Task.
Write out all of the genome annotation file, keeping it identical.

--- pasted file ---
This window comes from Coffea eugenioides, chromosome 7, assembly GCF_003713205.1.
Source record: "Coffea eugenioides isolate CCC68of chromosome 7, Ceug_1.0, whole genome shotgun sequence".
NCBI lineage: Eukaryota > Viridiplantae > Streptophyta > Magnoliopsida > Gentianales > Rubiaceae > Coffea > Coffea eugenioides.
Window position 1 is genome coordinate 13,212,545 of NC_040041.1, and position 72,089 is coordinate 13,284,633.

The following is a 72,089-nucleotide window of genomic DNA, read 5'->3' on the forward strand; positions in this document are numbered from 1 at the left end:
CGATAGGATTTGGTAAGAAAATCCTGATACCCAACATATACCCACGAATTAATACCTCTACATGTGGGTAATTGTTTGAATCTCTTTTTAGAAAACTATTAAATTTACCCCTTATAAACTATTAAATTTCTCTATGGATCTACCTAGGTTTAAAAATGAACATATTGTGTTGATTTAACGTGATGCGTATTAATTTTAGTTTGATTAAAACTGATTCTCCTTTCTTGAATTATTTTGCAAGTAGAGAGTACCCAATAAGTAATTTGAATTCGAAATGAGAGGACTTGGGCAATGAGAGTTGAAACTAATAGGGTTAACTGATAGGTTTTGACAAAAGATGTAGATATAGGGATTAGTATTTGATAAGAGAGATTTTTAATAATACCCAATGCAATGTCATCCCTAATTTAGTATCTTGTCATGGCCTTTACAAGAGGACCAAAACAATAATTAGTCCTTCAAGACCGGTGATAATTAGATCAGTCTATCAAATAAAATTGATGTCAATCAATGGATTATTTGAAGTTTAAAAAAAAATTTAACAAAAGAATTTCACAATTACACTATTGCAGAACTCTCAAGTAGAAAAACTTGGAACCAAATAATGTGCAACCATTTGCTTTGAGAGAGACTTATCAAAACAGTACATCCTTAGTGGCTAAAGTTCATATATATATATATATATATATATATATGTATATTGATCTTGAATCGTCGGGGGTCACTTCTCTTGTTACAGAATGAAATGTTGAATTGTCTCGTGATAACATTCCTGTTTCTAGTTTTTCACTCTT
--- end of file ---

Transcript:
This window comes from Coffea eugenioides, chromosome 7, assembly GCF_003713205.1.
Source record: "Coffea eugenioides isolate CCC68of chromosome 7, Ceug_1.0, whole genome shotgun sequence".
NCBI lineage: Eukaryota > Viridiplantae > Streptophyta > Magnoliopsida > Gentianales > Rubiaceae > Coffea > Coffea eugenioides.
Window position 1 is genome coordinate 13,212,545 of NC_040041.1, and position 72,089 is coordinate 13,284,633.

The following is a 72,089-nucleotide window of genomic DNA, read 5'->3' on the forward strand; positions in this document are numbered from 1 at the left end:
CGATAGGATTTGGTAAGAAAATCCTGATACCCAACATATACCCACGAATTAATACCTCTACATGTGGGTAATTGTTTGAATCTCTTTTTAGAAAACTATTAAATTTACCCCTTATAAACTATTAAATTTCTCTATGGATCTACCTAGGTTTAAAAATGAACATATTGTGTTGATTTAACGTGATGCGTATTAATTTTAGTTTGATTAAAACTGATTCTCCTTTCTTGAATTATTTTGCAAGTAGAGAGTACCCAATAAGTAATTTGAATTCGAAATGAGAGGACTTGGGCAATGAGAGTTGAAACTAATAGGGTTAACTGATAGGTTTTGACAAAAGATGTAGATATAGGGATTAGTATTTGATAAGAGAGATTTTTAATAATACCCAATGCAATGTCATCCCTAATTTAGTATCTTGTCATGGCCTTTACAAGAGGACCAAAACAATAATTAGTCCTTCAAGACCGGTGATAATTAGATCAGTCTATCAAATAAAATTGATGTCAATCAATGGATTATTTGAAGTTTAAAAAAAAATTTAACAAAAGAATTTCACAATTACACTATTGCAGAACTCTCAAGTAGAAAAACTTGGAACCAAATAATGTGCAACCATTTGCTTTGAGAGAGACTTATCAAAACAGTACATCCTTAGTGGCTAAAGTTCATATATATATATATATATATATATATATGTATATTGATCTTGAATCGTCGGGGGTCACTTCTCTTGTTACAGAATGAAATGTTGAATTGTCTCGTGATAACATTCCTGTTTCTAGTTTTTCACTCTT